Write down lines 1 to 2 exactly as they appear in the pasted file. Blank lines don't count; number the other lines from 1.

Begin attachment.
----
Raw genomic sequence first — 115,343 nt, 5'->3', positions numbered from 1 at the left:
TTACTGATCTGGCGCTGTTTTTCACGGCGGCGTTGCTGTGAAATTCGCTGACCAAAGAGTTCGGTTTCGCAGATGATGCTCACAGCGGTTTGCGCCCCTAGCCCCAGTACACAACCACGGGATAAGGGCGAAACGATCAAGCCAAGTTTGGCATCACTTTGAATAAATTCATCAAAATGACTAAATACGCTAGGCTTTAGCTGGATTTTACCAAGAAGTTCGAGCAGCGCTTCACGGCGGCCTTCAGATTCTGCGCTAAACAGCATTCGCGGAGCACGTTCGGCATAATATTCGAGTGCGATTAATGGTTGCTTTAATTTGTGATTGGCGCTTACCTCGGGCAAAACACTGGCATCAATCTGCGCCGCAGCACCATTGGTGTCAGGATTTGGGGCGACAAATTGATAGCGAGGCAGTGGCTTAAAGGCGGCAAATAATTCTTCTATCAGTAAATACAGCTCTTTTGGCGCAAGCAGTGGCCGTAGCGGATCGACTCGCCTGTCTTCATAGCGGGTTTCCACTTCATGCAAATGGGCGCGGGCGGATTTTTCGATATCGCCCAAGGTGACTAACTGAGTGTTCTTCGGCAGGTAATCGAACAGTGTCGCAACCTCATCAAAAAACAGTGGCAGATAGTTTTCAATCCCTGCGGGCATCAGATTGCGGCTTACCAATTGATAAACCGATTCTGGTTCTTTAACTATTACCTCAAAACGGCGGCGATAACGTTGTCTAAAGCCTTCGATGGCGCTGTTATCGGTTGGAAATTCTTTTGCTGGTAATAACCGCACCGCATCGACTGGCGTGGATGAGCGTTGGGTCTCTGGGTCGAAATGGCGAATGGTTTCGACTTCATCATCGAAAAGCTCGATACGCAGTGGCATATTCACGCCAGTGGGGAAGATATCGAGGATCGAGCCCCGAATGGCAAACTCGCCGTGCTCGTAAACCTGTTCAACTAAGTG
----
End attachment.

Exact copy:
Raw genomic sequence first — 115,343 nt, 5'->3', positions numbered from 1 at the left:
TTACTGATCTGGCGCTGTTTTTCACGGCGGCGTTGCTGTGAAATTCGCTGACCAAAGAGTTCGGTTTCGCAGATGATGCTCACAGCGGTTTGCGCCCCTAGCCCCAGTACACAACCACGGGATAAGGGCGAAACGATCAAGCCAAGTTTGGCATCACTTTGAATAAATTCATCAAAATGACTAAATACGCTAGGCTTTAGCTGGATTTTACCAAGAAGTTCGAGCAGCGCTTCACGGCGGCCTTCAGATTCTGCGCTAAACAGCATTCGCGGAGCACGTTCGGCATAATATTCGAGTGCGATTAATGGTTGCTTTAATTTGTGATTGGCGCTTACCTCGGGCAAAACACTGGCATCAATCTGCGCCGCAGCACCATTGGTGTCAGGATTTGGGGCGACAAATTGATAGCGAGGCAGTGGCTTAAAGGCGGCAAATAATTCTTCTATCAGTAAATACAGCTCTTTTGGCGCAAGCAGTGGCCGTAGCGGATCGACTCGCCTGTCTTCATAGCGGGTTTCCACTTCATGCAAATGGGCGCGGGCGGATTTTTCGATATCGCCCAAGGTGACTAACTGAGTGTTCTTCGGCAGGTAATCGAACAGTGTCGCAACCTCATCAAAAAACAGTGGCAGATAGTTTTCAATCCCTGCGGGCATCAGATTGCGGCTTACCAATTGATAAACCGATTCTGGTTCTTTAACTATTACCTCAAAACGGCGGCGATAACGTTGTCTAAAGCCTTCGATGGCGCTGTTATCGGTTGGAAATTCTTTTGCTGGTAATAACCGCACCGCATCGACTGGCGTGGATGAGCGTTGGGTCTCTGGGTCGAAATGGCGAATGGTTTCGACTTCATCATCGAAAAGCTCGATACGCAGTGGCATATTCACGCCAGTGGGGAAGATATCGAGGATCGAGCCCCGAATGGCAAACTCGCCGTGCTCGTAAACCTGTTCAACTAAGTG